Sedona Arizona-and a question

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Mar 31, 2007
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Thornhill, Ontario, a suburb of Toronto
Last October, my wife and I flew to Phoenix Arizona to attend the wedding of a life-long (we met in first grade in 1953) friend's son, but first spent a few days in Sedona.
The day before we arrived there were severe rainstorms with serious flash-flooding and for our first two days there, the skies were cloudy and the temperature relatively cold.
One morning while on our way to the Grand canyon, when our tour stopped to pick up passengers, I had a few minutes to grab a photo of a nearby landscape scene shrouded in early morning fog and cloudy skies. As taken the scene has homes and various bits of civilization in the foreground which I feel detracts and so I produced a version with all traces of civilization removed, which I prefer. As I literally never do photography of this type, I wondered what the feeling is among those who do, of manipulation of this sort. I would never enter this in any nature-type competition as I understand the rules about manipulation are quite strict, but I wondered if this sort of thing is frowned upon. Your thoughts and comments would be appreciated.
For the sake of clarity, I am posting both shots.
Nikon D3
zoom-Nikkor 24-70 2.8 auto focus
exposure probably f8 @ 1/60th
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Last edited:
Joined
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Northern VA suburb of Washington, DC
Job well done! So well done, I wonder why you didn't take the little bit of extra time required to remove the foreground trees in the bottom right corner.

It's your photo, so it should be your rightful choice to make those changes or not. As for preference, I like the first one better because it shows the man-made objects in the context of nature.

If instead I felt the buildings detracted from the scene in your photo, I wouldn't hesitate to remove them. Indeed, I made a photo of a tree in South Africa and went to considerable effort to remove some small buildings and a fence line that detracted from the subject.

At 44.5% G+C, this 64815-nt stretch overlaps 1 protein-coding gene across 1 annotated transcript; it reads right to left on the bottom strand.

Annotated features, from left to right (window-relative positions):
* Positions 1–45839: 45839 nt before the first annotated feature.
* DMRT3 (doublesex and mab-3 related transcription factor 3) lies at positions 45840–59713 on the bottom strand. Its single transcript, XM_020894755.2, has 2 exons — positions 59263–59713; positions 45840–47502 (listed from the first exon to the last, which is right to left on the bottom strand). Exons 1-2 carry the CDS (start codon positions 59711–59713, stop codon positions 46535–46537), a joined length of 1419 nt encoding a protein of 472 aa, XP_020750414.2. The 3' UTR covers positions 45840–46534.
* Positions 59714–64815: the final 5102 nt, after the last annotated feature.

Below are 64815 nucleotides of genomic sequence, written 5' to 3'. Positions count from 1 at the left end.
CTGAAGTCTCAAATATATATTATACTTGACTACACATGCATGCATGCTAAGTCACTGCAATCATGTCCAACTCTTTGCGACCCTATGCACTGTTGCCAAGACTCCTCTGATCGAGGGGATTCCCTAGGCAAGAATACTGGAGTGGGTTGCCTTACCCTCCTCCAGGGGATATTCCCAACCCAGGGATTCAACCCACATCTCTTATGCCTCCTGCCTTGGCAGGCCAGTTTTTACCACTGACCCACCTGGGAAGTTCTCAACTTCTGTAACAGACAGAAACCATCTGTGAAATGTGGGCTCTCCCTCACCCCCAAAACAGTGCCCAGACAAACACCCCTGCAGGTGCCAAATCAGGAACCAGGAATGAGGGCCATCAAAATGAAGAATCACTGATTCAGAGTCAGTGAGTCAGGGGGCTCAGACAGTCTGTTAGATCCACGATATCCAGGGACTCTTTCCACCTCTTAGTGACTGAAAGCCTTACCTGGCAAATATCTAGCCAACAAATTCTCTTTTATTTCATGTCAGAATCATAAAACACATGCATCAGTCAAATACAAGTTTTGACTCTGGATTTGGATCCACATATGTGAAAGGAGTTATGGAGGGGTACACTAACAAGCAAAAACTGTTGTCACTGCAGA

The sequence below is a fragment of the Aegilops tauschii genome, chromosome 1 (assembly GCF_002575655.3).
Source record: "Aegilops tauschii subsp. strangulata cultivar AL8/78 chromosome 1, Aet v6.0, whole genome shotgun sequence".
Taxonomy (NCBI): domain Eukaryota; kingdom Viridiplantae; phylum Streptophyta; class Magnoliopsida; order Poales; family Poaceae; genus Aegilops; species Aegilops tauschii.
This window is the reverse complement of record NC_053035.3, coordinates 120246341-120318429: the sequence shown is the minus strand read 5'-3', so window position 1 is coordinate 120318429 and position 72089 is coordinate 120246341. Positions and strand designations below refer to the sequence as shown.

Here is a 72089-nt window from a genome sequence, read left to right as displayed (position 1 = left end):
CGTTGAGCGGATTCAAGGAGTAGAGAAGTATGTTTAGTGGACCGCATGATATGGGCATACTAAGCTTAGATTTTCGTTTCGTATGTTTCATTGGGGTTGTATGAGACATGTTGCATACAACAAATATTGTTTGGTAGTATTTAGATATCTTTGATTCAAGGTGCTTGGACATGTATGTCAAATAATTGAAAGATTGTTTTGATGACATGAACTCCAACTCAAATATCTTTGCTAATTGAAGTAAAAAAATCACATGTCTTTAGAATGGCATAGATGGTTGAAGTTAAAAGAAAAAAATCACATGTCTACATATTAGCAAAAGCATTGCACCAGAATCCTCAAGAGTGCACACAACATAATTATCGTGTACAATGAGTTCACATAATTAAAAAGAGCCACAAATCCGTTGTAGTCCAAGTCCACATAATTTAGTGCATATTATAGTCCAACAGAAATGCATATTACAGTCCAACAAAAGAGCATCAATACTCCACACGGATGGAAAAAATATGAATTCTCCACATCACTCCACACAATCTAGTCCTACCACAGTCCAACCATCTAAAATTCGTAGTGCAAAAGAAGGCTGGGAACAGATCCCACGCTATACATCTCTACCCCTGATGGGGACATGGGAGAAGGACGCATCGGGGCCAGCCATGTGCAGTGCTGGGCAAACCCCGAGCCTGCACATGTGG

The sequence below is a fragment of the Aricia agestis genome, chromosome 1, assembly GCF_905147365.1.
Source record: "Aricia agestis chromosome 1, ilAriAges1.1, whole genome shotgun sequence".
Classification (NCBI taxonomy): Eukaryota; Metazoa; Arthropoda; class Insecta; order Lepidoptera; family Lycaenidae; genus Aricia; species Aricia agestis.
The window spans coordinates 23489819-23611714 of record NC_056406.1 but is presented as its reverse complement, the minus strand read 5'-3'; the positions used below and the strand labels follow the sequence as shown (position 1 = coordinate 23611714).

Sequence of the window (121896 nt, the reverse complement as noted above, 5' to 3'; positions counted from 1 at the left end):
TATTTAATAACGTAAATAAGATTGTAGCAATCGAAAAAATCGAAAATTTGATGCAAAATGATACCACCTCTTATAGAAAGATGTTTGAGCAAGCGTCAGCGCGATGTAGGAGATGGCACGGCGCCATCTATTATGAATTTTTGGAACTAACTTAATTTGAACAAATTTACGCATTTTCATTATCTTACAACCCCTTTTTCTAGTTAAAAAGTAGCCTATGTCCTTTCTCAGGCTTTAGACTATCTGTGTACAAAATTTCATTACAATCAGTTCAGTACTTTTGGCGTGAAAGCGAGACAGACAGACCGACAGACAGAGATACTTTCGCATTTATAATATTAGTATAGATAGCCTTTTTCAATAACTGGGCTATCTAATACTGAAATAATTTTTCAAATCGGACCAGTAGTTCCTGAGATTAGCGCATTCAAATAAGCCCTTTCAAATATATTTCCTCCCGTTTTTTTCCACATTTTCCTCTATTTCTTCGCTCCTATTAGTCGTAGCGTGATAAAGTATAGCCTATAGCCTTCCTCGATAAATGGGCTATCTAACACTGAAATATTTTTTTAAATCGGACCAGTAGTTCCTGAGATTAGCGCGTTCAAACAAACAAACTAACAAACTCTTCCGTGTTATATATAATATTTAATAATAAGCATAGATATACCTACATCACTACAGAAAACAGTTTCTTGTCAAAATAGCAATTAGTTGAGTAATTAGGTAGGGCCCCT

Joined
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Thornhill, Ontario, a suburb of Toronto
  • Thread Starter Thread Starter
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Job well done! So well done, I wonder why you didn't take the little bit of extra time required to remove the foreground trees in the bottom right corner.

It's your photo, so it should be your rightful choice to make those changes or not. As for preference, I like the first one better because it shows the man-made objects in the context of nature.

If instead I felt the buildings detracted from the scene in your photo, I wouldn't hesitate to remove them. Indeed, I made a photo of a tree in South Africa and went to considerable effort to remove some small buildings and a fence line that detracted from the subject.
Mike,
Thanks for commenting.
I didn't remove the trees you referred to because I didn't notice them(!!!!!).Shame on me!
Robert
 
Joined
Dec 7, 2005
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MN, USA
There is a difference between making a visual record of someplace and a visual impression of someplace. I think both are valid. All photography is basically artificial manipulation. Both good images.
 
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I wouldn't say that about forensic photography.
To be honest, I don't know a lot about forensic photography. My understanding is that it is intended to make visual record of the crime scene so that it accurately shows the position and character of the scene and related objects.

I would say that the artificial part is the reduction of a three dimensional space onto a two dimensional plane, that the color gamut and dynamic range are (still) not quite up to the full visual spectrum, and the lens choice may introduce perspective distortions. All I'm saying is that the photograph is not the thing itself, but an edited version of it.
 
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Kuşadası / Turkey
The second image is nice but kind of ordinary as it is possible to see images with such scenes often. The first image makes me think how lucky the people who live there as they wake up so close to mountains every day and feel / see them in different seasons under different weather conditions. So my vote goes to #1.
 
Joined
May 1, 2005
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Otaki Beach, New Zealand
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Philip Armitage
In terms of the photos, I prefer the first, but both are nice. Sedona is a lovely place, have been lucky enough to have been there twice and both times in winter so the temperatures was just as I like it - about 70F.
 
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